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This may be a cultural thing more than movie explanation but since the movie is about the experiences of a slum dog kid growing up I think it fits.

What were they supposed to be doing that would make someone choose their stall AND pay them for it?

Here is a still of the scene:

enter image description here

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Probably several things combined:

  • they keep it clean so it is more attractive then the outdoors solution
  • they give people using the stall a sense of security (=nobody will disturb them)
  • when its the only option around, people have no choice but to pay them, and they just take advantage of it
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I've added an image. It looks like all of the outhouses has a kid at them. An adult wouldn't have any reason to pay that I can see. The outhouse is there and if they wanted to use it the kids aren't big enough to stop them. – Kevin Howell Oct 10 '12 at 11:29
An adult would indeed have no problem just pushing them away. However, nothing is stopping the kids from showering the adult with a material of choice while he is in the outhouse without having paid. – Origin Oct 10 '12 at 13:28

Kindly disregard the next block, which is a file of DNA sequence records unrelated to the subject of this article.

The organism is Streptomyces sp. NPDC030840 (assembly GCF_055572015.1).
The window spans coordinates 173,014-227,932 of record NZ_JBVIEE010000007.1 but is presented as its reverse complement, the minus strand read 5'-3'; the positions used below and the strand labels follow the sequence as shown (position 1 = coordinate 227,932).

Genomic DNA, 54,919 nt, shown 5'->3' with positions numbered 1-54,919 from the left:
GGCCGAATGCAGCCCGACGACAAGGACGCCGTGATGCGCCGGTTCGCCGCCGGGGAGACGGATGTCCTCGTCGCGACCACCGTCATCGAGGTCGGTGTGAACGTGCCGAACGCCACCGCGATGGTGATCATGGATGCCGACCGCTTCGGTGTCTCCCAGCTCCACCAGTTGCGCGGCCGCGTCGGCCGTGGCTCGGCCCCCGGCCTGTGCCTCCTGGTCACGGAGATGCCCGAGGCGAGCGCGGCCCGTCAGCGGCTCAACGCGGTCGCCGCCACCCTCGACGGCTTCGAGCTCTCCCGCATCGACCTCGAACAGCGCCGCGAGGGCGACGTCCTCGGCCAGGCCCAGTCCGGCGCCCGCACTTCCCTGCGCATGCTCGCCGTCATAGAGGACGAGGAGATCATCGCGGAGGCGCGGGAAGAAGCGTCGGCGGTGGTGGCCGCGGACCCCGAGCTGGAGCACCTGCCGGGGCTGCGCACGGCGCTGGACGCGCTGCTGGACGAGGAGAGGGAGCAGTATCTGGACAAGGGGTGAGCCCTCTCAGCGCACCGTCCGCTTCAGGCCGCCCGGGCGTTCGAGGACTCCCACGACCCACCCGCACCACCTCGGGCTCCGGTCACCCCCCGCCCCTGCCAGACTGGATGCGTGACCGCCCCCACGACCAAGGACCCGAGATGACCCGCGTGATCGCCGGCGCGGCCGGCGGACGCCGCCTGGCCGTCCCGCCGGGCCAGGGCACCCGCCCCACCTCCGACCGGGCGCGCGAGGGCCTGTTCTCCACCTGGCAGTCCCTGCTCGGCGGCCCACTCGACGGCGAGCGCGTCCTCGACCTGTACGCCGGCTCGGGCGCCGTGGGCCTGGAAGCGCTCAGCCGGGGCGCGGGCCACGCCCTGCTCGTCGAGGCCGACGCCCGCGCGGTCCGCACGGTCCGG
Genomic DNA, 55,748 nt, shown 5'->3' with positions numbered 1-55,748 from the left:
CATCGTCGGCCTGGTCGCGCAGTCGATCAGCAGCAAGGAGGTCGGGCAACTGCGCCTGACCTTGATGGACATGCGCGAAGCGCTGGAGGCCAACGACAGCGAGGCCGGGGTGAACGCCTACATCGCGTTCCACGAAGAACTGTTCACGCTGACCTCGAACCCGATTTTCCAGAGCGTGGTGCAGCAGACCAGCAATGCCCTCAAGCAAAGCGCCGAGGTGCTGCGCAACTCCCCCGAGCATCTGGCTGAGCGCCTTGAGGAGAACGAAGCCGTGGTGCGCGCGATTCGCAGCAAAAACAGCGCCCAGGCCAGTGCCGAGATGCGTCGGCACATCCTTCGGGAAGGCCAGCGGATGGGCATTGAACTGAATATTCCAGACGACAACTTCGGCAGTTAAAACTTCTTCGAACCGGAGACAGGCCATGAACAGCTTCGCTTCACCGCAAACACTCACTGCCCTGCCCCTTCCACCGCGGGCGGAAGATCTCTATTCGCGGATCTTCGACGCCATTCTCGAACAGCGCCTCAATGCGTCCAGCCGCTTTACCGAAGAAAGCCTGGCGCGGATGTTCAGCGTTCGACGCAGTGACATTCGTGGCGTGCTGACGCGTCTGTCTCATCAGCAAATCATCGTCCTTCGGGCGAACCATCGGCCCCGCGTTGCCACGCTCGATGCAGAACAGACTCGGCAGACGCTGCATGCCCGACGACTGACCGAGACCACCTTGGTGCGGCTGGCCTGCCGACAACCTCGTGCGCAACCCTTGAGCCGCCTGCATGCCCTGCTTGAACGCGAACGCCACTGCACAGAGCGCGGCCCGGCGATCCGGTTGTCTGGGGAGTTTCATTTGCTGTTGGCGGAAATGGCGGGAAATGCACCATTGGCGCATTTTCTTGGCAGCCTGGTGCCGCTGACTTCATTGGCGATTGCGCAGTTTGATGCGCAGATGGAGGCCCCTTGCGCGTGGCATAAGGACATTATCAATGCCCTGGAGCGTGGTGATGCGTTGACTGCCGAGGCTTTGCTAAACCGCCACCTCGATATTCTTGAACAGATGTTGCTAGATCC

I assumed the kids operate like the "squeegee bandits" who wash car windows without being asked. You don't have to pay them, but many people do pay to avoid being bothered or threatened. – Shiz Z. Oct 10 '12 at 14:21
@Origin I'm not really trying to come up with scenarios where the adult does this and then the kids retaliate. I assume that the kids provide a service because when the man can't use the outhouse he takes back his money. Which makes it seem like a service transaction to me rather than extortion. – Kevin Howell Oct 10 '12 at 16:43
@ShaneFinneran That could be it but in an environment like theirs I don't really see the average slumdog ( is that just for the kids or does it apply to adults?) paying a kid just so that they are bothered. It seems to be a business like anything else they show the brothers doing. – Kevin Howell Oct 10 '12 at 16:46

In this article proposing a possible alternative to Mumbai's lack of sanitation, it explains that without a sewage system, people have a choice of defecating in the open, in a government toilet if there is one available, or in a private pay-per-use toilet. Urination is free for men using urinals or nature. For women, urination is more problematic. They can squat in the open, or they can use the paid toilets which are really designed for defecation.

Salim's job in the film was to operate a pay-toilet.

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Here's some possible background on the situation you see:

In Mumbai, a Campaign Against Restroom Injustice

It seems unlikely that men use these toilets very often anyhow. But then it also seems unlikely that children would be guarding them rather than grown men. And they probably don't get cleaned very often. Has anyone read the book Q&A that the movie is based on?

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What a sad article. – MJ6 Oct 13 '12 at 18:16

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